New Orleans is seeing a bumper crop of new Mexican restaurants. That shouldn’t be surprising. The basic taqueria format is well known and widely loved, it’s generally inexpensive and it’s compatible with social noshing, all of which correspond with bigger trends across the American dining scene today.

But there’s more to it than that. These new restaurants also align with a growing appreciation for the depth and diversity of Mexican food, and Del Fuego Taqueria is one new addition helping to show where this cooking can go once it’s detached from the Tex-Mex template.

Del Fuego’s chef and proprietor, David Wright, grew up in Napa Valley, a hotbed for Mexican cooking. He worked broadly across the New Orleans restaurant scene since moving here in 1998, from the kitchen of Commander’s Palace to Midway pizzeria, though it was the Mexican cuisine he missed from home that inspired his own first venture.

His taqueria opened in June inside what had been an obscure Magazine Street storefront. The space now unfolds from a covered patio lined with hanging plants that sway in the blessed fall breezes to a narrow dining room flanked by the small bar and busy, open kitchen and on out to a second, more secluded patio in back.

The menu can answer some baseline cravings with big, fat burritos ($8) and bubbly, brûléed cheese and chorizo dips ($6.50), though you can follow it deeper into the fundamentals of regional Mexican flavors.

For a taste of the latter, start with the mole ($16). Everyone knows this traditional Oaxacan stew is made with chocolate. But this one also vividly demonstrates how its parade of chilies, seeds and nuts, alternately roasted and grilled and all finely ground together, produce such a layered and fluid flavor, moving from spicy to darkly tart as it coats the palate. The vehicle here is a clutch of enchiladas, filled with small pieces of rich duck.

Thick-cut, St. Louis-style ribs ($16) arrive bundled in banana leaf, emitting aromatic wafts of steam. The pork within is soft and pretty fatty, thickly caked with earthy achiote. It gives up the bone with a shrug and pairs well with pickled red onions and creamy black beans that complete the dish like a Mexican barbecue platter.

Tortillas are made in house, an advantage which shows with the slight pull and chew to the flour version for burritos and the pliant freshness and toasty flavor for the palm-sized corn versions that enfold tacos ($12 for a three-taco plate with sides). The many fillings include pork carnitas, seared to a crusty edge; cactus, spicy-hot and a little mushy; strips of fish thickly encased with a puffy, golden-hued batter; and pulled strands of goat, rich, pleasantly chewy, slightly gamy and cut by the ripe, tart ring of guajillo chiles under a blaze of habanero salsa.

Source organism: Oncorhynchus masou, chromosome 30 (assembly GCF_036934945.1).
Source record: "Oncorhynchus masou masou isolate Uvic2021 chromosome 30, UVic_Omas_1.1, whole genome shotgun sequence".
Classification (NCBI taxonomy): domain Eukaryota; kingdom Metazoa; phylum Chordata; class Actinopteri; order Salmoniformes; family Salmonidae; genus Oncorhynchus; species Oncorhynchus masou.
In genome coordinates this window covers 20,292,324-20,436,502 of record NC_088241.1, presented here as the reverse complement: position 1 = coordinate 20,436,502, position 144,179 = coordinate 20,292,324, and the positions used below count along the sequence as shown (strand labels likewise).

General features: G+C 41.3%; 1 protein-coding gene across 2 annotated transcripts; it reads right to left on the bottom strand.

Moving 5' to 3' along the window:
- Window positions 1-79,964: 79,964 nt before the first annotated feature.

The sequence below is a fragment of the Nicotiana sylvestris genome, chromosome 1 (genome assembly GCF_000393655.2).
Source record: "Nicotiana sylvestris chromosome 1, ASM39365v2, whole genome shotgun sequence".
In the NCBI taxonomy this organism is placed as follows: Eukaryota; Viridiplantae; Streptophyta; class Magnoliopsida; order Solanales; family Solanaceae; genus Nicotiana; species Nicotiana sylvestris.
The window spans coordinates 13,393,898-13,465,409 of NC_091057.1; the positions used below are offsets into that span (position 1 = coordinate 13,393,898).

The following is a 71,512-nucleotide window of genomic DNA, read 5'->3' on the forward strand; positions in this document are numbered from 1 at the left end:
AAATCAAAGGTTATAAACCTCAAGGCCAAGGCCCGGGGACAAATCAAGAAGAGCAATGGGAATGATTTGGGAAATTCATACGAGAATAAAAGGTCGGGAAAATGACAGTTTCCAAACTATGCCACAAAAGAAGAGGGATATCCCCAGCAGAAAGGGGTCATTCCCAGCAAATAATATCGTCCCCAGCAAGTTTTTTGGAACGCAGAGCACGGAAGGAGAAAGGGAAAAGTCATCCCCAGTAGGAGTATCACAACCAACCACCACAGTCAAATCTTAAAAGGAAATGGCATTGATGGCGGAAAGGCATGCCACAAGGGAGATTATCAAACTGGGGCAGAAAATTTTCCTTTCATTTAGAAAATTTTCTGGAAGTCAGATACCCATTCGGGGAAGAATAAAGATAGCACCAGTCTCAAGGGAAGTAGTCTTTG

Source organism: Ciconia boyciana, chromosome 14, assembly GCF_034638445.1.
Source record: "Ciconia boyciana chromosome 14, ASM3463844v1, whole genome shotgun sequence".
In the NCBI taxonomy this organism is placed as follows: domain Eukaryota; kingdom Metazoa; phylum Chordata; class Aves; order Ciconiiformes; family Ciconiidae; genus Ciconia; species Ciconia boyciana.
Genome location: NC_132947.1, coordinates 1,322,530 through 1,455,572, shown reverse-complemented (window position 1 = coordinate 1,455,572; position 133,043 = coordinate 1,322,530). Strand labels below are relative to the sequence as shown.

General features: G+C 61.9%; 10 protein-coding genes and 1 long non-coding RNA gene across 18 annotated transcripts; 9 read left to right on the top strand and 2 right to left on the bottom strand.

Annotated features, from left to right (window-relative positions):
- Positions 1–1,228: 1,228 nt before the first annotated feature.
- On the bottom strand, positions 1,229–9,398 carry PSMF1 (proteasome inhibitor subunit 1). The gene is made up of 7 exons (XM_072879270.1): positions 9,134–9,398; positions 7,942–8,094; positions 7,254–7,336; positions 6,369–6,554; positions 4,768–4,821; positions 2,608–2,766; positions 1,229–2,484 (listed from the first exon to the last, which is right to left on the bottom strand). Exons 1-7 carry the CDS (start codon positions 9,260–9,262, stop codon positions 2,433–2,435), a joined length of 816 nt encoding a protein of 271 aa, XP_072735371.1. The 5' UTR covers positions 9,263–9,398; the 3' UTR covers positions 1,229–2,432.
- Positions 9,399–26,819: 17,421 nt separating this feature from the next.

Other tortillas are fried to serve as chips on Del Fuego’s tables. Some batches are too oily and get a little gummy, but the perfect basket will arrive still warm and with a balance between durable and crisp that works well with the salsas (seven varieties) and is essential for tackling the chunky guacamole ($7). Order this as “the works” ($10) and the guacamole is dressed out with no fewer than eight add-ons, from fat wonks of chicharron to bright bursts of pomegranate seeds. It looks like a dip taken through a self-serve sundae bar and seems a little extreme. I’d recommend picking two or three toppings at first to try things out.

If tortillas are the bones of a Mexican menu, tequila is the lifeblood, and Del Fuego pumps out a three-page list for tastings (or just shots), for pint-sized margaritas and for heady, spicy concoctions like the Odd Couple, mixing tequila with bourbon, orange and a dash of chipotles.

Booze makes the leap to desserts with spiked popsicles (virgin versions also are served), though these aren’t as interesting as the composed dishes that pastry chef Erin Higgins has devised here. One example is her original spin on tres leches cake ($6) with a sharp slash of ginger, a toasted meringue cap and little cubes of macaroons strewn like coconut croutons over a scoop of plum semifreddo. As the new tide of taquerias stake out turf around town, this one will make you believe in Mexican desserts beyond the basics.

Follow Ian McNulty on Twitter, @IanMcNultyNOLA.